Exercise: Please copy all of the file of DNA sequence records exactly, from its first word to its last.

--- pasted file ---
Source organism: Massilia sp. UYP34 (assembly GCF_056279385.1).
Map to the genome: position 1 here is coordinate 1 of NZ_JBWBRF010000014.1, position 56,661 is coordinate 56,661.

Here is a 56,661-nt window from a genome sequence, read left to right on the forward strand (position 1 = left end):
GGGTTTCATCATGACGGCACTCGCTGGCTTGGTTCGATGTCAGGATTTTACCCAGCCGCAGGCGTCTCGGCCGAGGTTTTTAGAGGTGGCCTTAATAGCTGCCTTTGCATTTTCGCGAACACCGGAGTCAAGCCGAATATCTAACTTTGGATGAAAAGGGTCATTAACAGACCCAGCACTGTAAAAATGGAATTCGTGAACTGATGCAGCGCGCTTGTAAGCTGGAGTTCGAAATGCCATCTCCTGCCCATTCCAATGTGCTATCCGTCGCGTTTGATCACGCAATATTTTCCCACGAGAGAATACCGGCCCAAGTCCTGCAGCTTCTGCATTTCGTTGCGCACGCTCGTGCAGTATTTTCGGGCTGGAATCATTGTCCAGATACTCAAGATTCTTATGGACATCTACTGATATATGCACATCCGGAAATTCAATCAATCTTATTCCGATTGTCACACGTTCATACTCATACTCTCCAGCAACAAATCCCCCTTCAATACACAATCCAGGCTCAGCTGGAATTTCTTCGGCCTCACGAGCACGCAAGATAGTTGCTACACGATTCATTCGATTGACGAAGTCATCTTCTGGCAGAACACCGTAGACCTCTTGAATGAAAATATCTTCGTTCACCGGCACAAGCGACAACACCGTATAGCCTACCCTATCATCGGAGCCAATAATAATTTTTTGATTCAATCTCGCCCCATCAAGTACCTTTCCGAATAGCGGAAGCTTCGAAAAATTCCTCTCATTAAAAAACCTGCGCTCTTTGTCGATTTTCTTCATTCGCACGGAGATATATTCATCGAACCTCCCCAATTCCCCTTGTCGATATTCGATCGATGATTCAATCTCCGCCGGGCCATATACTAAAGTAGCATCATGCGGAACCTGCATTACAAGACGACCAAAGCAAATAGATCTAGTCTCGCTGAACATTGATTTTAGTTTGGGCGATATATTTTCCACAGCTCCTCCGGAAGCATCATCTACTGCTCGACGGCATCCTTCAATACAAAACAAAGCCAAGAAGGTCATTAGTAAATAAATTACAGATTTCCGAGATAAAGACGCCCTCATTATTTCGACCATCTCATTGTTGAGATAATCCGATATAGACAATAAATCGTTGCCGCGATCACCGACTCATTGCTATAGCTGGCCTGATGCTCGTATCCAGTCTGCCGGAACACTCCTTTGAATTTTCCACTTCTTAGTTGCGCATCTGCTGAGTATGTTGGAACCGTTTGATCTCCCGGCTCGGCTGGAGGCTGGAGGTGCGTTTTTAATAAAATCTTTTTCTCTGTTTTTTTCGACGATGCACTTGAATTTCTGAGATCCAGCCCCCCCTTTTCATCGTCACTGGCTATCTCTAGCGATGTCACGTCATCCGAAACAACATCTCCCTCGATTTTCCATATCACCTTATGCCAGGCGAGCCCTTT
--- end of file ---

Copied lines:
Source organism: Massilia sp. UYP34 (assembly GCF_056279385.1).
Map to the genome: position 1 here is coordinate 1 of NZ_JBWBRF010000014.1, position 56,661 is coordinate 56,661.

Here is a 56,661-nt window from a genome sequence, read left to right on the forward strand (position 1 = left end):
GGGTTTCATCATGACGGCACTCGCTGGCTTGGTTCGATGTCAGGATTTTACCCAGCCGCAGGCGTCTCGGCCGAGGTTTTTAGAGGTGGCCTTAATAGCTGCCTTTGCATTTTCGCGAACACCGGAGTCAAGCCGAATATCTAACTTTGGATGAAAAGGGTCATTAACAGACCCAGCACTGTAAAAATGGAATTCGTGAACTGATGCAGCGCGCTTGTAAGCTGGAGTTCGAAATGCCATCTCCTGCCCATTCCAATGTGCTATCCGTCGCGTTTGATCACGCAATATTTTCCCACGAGAGAATACCGGCCCAAGTCCTGCAGCTTCTGCATTTCGTTGCGCACGCTCGTGCAGTATTTTCGGGCTGGAATCATTGTCCAGATACTCAAGATTCTTATGGACATCTACTGATATATGCACATCCGGAAATTCAATCAATCTTATTCCGATTGTCACACGTTCATACTCATACTCTCCAGCAACAAATCCCCCTTCAATACACAATCCAGGCTCAGCTGGAATTTCTTCGGCCTCACGAGCACGCAAGATAGTTGCTACACGATTCATTCGATTGACGAAGTCATCTTCTGGCAGAACACCGTAGACCTCTTGAATGAAAATATCTTCGTTCACCGGCACAAGCGACAACACCGTATAGCCTACCCTATCATCGGAGCCAATAATAATTTTTTGATTCAATCTCGCCCCATCAAGTACCTTTCCGAATAGCGGAAGCTTCGAAAAATTCCTCTCATTAAAAAACCTGCGCTCTTTGTCGATTTTCTTCATTCGCACGGAGATATATTCATCGAACCTCCCCAATTCCCCTTGTCGATATTCGATCGATGATTCAATCTCCGCCGGGCCATATACTAAAGTAGCATCATGCGGAACCTGCATTACAAGACGACCAAAGCAAATAGATCTAGTCTCGCTGAACATTGATTTTAGTTTGGGCGATATATTTTCCACAGCTCCTCCGGAAGCATCATCTACTGCTCGACGGCATCCTTCAATACAAAACAAAGCCAAGAAGGTCATTAGTAAATAAATTACAGATTTCCGAGATAAAGACGCCCTCATTATTTCGACCATCTCATTGTTGAGATAATCCGATATAGACAATAAATCGTTGCCGCGATCACCGACTCATTGCTATAGCTGGCCTGATGCTCGTATCCAGTCTGCCGGAACACTCCTTTGAATTTTCCACTTCTTAGTTGCGCATCTGCTGAGTATGTTGGAACCGTTTGATCTCCCGGCTCGGCTGGAGGCTGGAGGTGCGTTTTTAATAAAATCTTTTTCTCTGTTTTTTTCGACGATGCACTTGAATTTCTGAGATCCAGCCCCCCCTTTTCATCGTCACTGGCTATCTCTAGCGATGTCACGTCATCCGAAACAACATCTCCCTCGATTTTCCATATCACCTTATGCCAGGCGAGCCCTTT